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During a stroke, part of the motor area of your brain may be damaged and as a result a particular muscle or muscle group may become paralysed.This is because the motor impulses from the damaged area of the brain do not go to the muscle.

The aim of rehabilitation is to exercise until another area of your brain "learns" to take over the previous motor function. By practising incessantly - even when you don't move - you can retrain your brain to move the paralysed muscle.

One estimate is that it takes tens of thousands of repetitions to relearn. In other words, you need incessant exercise, even when there seems no hope!

  • If you sit in your armchair after a stroke, slumped over, doing nothing, you have no chance of recovery.
  • If someone comes along occasionally to move your paralysed hand, to flex your muscles, but you still do nothing yourself, your chances of improvement are not improving.
  • If a muscle stimulator is used daily to treat your paralysed muscles, you have already taken one tiny step towards recovery. But that's far from enough for breakthrough success.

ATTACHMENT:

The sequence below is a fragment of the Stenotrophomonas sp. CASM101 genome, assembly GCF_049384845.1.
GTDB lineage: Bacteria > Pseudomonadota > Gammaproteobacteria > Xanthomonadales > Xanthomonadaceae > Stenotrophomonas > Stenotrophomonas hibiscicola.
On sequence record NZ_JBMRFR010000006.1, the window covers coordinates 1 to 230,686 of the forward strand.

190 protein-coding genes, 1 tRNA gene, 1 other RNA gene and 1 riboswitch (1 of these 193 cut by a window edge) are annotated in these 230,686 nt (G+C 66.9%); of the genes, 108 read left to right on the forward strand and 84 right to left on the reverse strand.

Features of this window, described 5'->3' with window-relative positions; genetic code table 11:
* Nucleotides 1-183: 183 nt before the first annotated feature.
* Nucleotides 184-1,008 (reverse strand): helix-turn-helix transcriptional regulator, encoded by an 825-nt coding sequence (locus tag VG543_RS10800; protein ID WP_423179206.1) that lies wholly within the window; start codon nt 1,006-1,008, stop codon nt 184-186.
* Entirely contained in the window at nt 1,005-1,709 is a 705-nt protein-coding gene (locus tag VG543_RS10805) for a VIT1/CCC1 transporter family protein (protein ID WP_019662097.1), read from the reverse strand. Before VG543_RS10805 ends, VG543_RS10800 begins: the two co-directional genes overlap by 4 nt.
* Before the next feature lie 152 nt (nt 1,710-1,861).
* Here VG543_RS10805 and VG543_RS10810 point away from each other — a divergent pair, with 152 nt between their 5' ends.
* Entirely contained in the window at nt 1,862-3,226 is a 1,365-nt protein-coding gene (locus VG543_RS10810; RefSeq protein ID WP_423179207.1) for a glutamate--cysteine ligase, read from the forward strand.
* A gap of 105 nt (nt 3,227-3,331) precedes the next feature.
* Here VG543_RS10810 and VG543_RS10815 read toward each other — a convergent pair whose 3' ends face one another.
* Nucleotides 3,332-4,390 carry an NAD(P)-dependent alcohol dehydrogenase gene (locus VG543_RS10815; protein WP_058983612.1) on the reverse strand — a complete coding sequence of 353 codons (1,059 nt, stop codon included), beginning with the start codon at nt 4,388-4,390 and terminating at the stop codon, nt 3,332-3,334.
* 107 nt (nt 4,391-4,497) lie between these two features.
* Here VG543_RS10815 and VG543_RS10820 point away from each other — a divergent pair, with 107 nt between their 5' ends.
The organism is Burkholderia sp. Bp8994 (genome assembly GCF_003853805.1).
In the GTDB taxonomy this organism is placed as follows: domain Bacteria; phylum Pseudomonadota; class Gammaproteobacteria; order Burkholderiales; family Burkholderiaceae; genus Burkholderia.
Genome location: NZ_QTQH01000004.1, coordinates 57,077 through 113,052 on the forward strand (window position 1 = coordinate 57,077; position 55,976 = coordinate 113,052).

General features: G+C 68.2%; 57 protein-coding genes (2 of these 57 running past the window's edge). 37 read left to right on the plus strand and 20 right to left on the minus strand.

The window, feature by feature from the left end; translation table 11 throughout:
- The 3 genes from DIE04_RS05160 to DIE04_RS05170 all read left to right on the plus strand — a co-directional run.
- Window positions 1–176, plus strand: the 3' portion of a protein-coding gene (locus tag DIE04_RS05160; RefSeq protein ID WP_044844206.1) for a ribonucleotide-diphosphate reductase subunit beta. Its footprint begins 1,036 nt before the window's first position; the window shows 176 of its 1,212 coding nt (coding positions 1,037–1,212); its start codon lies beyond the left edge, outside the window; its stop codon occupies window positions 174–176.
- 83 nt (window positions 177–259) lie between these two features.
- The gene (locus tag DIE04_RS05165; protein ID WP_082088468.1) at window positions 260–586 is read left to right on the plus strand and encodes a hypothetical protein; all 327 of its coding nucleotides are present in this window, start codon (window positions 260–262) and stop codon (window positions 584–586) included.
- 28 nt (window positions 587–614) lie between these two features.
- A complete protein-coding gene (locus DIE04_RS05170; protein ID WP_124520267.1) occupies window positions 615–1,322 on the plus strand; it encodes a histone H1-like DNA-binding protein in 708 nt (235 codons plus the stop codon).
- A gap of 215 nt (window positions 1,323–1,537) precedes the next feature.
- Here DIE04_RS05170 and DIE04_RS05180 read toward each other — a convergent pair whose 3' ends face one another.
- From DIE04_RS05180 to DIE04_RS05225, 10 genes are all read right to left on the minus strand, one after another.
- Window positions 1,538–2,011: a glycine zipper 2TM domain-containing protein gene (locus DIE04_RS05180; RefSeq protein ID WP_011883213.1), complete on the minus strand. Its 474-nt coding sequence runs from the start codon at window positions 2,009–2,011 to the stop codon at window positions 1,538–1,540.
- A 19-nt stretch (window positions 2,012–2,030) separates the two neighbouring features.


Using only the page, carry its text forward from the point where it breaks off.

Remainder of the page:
• If you're incessantly trying to repeat the movements you've lost, your brain is constantly working to find a connection with the ailing muscle. This will already improve your chances.
  • The most effective method is to combine advanced electrotherapy treatment (biofeedback and/or ETS) with deliberate movement attempts. This will increase your chances of regaining lost function many times over!

You should start combining exercise with stimulation as soon as possible after the onset of paralysis. Immediately after the life threat has been averted. Continue in the hospital and at home. It may take months or even 1-2 years to achieve the desired results.

To treat central paralysis, you need at least one good quality muscle stimulator. A device called an ETS, which electrically stimulates the paralysed muscle by detecting your voluntary movement, is preferable.